The only advice the family received from their bank was to keep checking their accounts – not entirely straightforward in their case, as I found out when I phoned them recently. There are an awful lot of transactions to check and (as is the case with my bank statements) there is no reference number to identify the agreement – only the name of the service user – so if you have more than one genuine direct debit with one company then it gets complicated.

STS also asked the bank not to allow any future direct debits on their account. The answer was that it was not possible, nor was it possible for STS to be informed when a new direct debit was set up.

I asked Bacs whether it was open to a participating bank to institute better security checks. They replied, “The scheme does not dictate to banks what procedures they might want to adopt particular [sic] in regard to fraud…”

Bacs also wrote, “Direct Debit service users must take reasonable precautions to validate that the payer is who they say they are in order to mitigate against instances of error and fraud occurring.” I am sure they do their best; after all it seems they often take the hit for fraud.

But who is best able to do this, the service user or the bank which has special passwords to verify the customer’s identity?

It seems to me that the banking industry has had its own way for far too long, pushing all the problems onto customers and ‘service users’. There is a simple remedy. Customers should be required to confirm new direct debit arrangements with their bank, and banks should be forbidden from acting on direct debit instructions until this is done. This should make fraud much harder.

Are there any groups representing the interests of the latter two groups? It would seem not.

There is UK Payments Administration Ltd (formerly APACS (Administration)) This is a private limited service company providing people, facilities and expertise to the UK payments industry. Their website claims ‘2011 fraud losses continue downward trend (7 March 12) ‘. However I followed this link I was unable to find any reference to direct debit fraud.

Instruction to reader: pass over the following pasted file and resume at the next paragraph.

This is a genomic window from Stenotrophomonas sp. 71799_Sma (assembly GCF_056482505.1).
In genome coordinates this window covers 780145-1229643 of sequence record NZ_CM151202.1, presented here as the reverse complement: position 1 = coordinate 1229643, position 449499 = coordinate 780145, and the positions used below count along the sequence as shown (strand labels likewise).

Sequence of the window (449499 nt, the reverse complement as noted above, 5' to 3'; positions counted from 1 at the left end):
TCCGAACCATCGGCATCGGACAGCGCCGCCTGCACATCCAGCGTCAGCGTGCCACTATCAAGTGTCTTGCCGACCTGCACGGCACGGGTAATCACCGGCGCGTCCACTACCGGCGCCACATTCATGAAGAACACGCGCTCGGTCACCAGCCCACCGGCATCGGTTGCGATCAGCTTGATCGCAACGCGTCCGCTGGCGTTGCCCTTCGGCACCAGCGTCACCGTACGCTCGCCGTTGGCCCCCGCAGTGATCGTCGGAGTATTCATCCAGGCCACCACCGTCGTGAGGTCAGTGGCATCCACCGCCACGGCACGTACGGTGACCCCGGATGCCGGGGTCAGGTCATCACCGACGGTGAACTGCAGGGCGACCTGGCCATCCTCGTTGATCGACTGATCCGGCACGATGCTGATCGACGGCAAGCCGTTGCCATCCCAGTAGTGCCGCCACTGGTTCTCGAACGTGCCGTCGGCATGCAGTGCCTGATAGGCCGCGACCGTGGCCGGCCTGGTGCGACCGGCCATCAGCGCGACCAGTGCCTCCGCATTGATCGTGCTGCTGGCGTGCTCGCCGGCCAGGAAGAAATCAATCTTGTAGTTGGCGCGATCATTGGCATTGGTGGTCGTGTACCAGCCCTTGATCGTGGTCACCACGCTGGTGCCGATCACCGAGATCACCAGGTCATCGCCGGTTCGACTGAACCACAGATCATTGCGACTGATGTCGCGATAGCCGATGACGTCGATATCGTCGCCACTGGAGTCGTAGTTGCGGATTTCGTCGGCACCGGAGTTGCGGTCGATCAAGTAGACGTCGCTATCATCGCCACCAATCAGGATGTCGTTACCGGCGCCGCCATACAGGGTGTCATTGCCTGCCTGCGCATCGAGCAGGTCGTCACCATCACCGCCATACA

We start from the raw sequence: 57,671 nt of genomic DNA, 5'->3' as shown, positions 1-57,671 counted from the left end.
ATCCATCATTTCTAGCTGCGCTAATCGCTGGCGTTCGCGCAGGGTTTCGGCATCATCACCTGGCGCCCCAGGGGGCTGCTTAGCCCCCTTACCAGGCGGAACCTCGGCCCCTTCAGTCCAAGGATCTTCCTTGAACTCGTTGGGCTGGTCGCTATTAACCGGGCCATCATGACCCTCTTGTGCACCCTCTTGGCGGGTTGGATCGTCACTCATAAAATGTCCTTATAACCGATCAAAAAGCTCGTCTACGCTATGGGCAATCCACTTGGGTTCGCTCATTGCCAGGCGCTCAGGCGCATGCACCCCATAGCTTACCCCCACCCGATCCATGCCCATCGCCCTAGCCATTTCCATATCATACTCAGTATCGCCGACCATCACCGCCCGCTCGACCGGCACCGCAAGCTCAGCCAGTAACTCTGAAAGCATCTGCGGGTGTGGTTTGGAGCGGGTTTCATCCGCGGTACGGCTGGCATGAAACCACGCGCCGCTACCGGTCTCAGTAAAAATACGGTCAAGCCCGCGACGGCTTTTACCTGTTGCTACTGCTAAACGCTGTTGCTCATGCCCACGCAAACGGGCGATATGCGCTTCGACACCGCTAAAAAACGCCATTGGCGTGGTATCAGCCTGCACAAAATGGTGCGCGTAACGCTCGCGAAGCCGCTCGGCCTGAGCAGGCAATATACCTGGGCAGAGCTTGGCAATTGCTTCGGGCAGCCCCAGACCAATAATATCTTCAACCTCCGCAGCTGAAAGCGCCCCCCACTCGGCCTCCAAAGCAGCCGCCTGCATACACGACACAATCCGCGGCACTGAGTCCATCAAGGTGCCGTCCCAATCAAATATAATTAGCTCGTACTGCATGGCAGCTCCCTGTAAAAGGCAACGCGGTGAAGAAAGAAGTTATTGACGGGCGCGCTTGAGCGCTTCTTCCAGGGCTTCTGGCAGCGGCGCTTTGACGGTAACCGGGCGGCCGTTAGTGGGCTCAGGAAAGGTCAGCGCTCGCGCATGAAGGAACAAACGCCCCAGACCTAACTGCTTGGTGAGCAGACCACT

There is the Payments Council which is a private company limited by guarantee of its members. It is a voluntary membership organisation governed by published rules. Voting rights are restricted to Payment Service providers. The Bank of England is an observer member.

You would think that if there were any significant user groups one of the above would refer to them, but they do not.

Can the FSA or the OFT help? Probably not, but that’s my next enquiry.

Fraud is not all you have to worry about. Regrettably but predictably, I believe that some of the companies you deal with, will try to impose unfair contacts on you. For example they reserve the right to change their terms of service, and use this to retrospectively introduce swingeing cancellation charges. A court would probably agree this is an unfair contract, but of course you need evidence of what the terms of service were when you entered into the contract. How many people keep this? These companies will make life harder for you by wrongly taking money out of your account using a direct debit agreement. The trouble is that although I have heard of a number of instances of this, I have no documentary evidence and so cannot be more specific.

Finally, moving a little off topic, just to point out the dangers of RFID enabled credit cards, see, and the video at which explains how you can hack a credit card with a reader bought on ebay for $8. True, you can protect against this somewhat by keeping your cards in steel wallets, or wrapped in cooking foil, but what if someone is behind you in a supermarket or ATM queue with one of these readers?